Legendary Jackson-based photographer Thomas Mangelsen is out with a new book on his favorite subject — Grizzly 399. Environmental journalist Todd Wilkinson, of the recently shuttered Mountain Journal, wrote the text.
Mangelsen has photographed the mama bear for over 17 years. This book is a visual tribute to not just 399 and her many cubs but to the recovery of the grizzly population in the Greater Yellowstone Ecosystem. Mangelsen’s photography is often credited with making the public care about animals.
The publication of this book comes at an auspicious moment. The federal government will soon decide whether to remove grizzlies from the endangered species list, as their numbers are up. Wyoming, Montana and Idaho are all in favor of “delisting” grizzlies. Mangelsen is vocally opposed.
“Well, what? What is enough? There were 50,000 grizzly bears in the continental United States [before European colonization] and now there are somewhere around two or 3,000,” Mangelsen said.
Wilkinson, the writer, questioned the premise that grizzlies are liabilities. He said that the resurgence of the grizzly population has added more value to the economy than hunting would.
“We know that nature tourism generates about a billion and a half dollars annually,” argued Wilkinson. “And guess what? Two of the marquee attractions are grizzly bears and wolves.”
Grizzly 399 has largely been at the heart of this success. She has been a visible presence in Grand Teton National Park and Jackson Hole for more than a quarter century.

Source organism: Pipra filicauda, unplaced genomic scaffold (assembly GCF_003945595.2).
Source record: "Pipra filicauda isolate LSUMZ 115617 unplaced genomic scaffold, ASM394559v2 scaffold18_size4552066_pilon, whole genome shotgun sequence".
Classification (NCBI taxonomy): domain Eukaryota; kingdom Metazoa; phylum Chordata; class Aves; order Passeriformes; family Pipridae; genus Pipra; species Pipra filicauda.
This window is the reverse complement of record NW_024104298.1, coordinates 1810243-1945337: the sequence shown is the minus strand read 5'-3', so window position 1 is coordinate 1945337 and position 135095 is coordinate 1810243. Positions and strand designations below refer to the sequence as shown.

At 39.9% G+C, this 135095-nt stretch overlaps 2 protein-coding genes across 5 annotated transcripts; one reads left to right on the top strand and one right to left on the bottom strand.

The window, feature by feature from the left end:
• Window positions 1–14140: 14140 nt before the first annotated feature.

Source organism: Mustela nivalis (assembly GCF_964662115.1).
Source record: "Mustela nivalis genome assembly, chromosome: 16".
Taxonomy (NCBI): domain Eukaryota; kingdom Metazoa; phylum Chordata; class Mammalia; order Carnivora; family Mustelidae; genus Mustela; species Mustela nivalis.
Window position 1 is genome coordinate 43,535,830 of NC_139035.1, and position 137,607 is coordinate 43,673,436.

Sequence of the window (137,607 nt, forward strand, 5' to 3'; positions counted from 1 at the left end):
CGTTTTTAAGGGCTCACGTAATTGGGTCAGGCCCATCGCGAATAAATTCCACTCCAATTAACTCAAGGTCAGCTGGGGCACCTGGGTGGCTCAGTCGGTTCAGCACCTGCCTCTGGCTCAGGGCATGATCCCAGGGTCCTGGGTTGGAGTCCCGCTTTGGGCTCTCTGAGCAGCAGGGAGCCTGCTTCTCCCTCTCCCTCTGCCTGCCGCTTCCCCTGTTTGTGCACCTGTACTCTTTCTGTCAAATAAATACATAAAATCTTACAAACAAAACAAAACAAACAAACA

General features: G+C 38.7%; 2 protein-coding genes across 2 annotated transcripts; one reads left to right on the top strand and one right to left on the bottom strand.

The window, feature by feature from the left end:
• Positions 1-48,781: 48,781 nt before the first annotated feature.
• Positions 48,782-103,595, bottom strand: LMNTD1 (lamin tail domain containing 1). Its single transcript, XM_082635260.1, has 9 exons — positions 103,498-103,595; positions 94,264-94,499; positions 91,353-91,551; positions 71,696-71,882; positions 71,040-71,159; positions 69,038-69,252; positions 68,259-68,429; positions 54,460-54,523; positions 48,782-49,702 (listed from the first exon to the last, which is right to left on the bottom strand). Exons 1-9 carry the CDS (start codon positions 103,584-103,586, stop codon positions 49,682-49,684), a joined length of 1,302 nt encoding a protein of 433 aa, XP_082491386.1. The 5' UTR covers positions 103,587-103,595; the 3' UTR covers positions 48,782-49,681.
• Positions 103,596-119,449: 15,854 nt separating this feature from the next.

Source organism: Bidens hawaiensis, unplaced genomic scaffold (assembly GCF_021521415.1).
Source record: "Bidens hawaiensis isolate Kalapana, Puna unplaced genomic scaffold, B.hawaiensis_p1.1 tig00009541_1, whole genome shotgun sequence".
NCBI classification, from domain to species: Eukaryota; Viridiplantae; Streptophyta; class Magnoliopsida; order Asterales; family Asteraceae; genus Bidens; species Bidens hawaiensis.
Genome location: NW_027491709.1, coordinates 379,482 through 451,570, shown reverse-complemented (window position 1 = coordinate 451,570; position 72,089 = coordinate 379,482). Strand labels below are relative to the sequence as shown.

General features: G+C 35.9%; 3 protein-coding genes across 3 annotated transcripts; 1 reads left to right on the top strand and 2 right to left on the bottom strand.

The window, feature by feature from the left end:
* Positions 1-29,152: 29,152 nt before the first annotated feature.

“We will protect what we love and what we care about. And in order to care about something, we have to see it,” Wilkinson said.
Back when Mangelsen moved to Jackson in 1978, grizzly sightings were quite rare.
“I had to go to Alaska to see a grizzly bear. [It was] very rare to see a grizzly bear in Yellowstone. That was a big, big deal. There were probably only maybe 150, 200 bears,” Mangelsen explained.
According to Mangelsen and Wilkinson though, Grizzly 399 has been a game-changer in how the world has come to understand the bruins. They said she has cut against the mythology of bears as a nuisance that needs to be subdued.
“This isn’t whoa, animal rights stuff. These are highly intelligent creatures that make their living out in wild, very difficult places,” Wilkinson said.
Mangelsen and Wilkinson argue that the resurgence of the species showed that humans and bears can coexist.
“Prior to 399 arriving, I don’t think many people either appreciated that fact or they were incredulous that it was actually possible,” Wilkinson said.
The book features nearly 200 images of Grizzly 399 and her cubs. It’s been a slow and committed process, they said, often requiring early mornings in cold and wet conditions.
“I love it when there are clouds in the sky and nasty conditions — rain, snow,” explains Mangelsen. “It mutes the light, for one thing. It adds drama and adds mood, especially fog.”
“Some of my best pictures were taken when I was not very comfortable out there,” he added.
Listen above for an interview with Mangelsen and Wilkinson.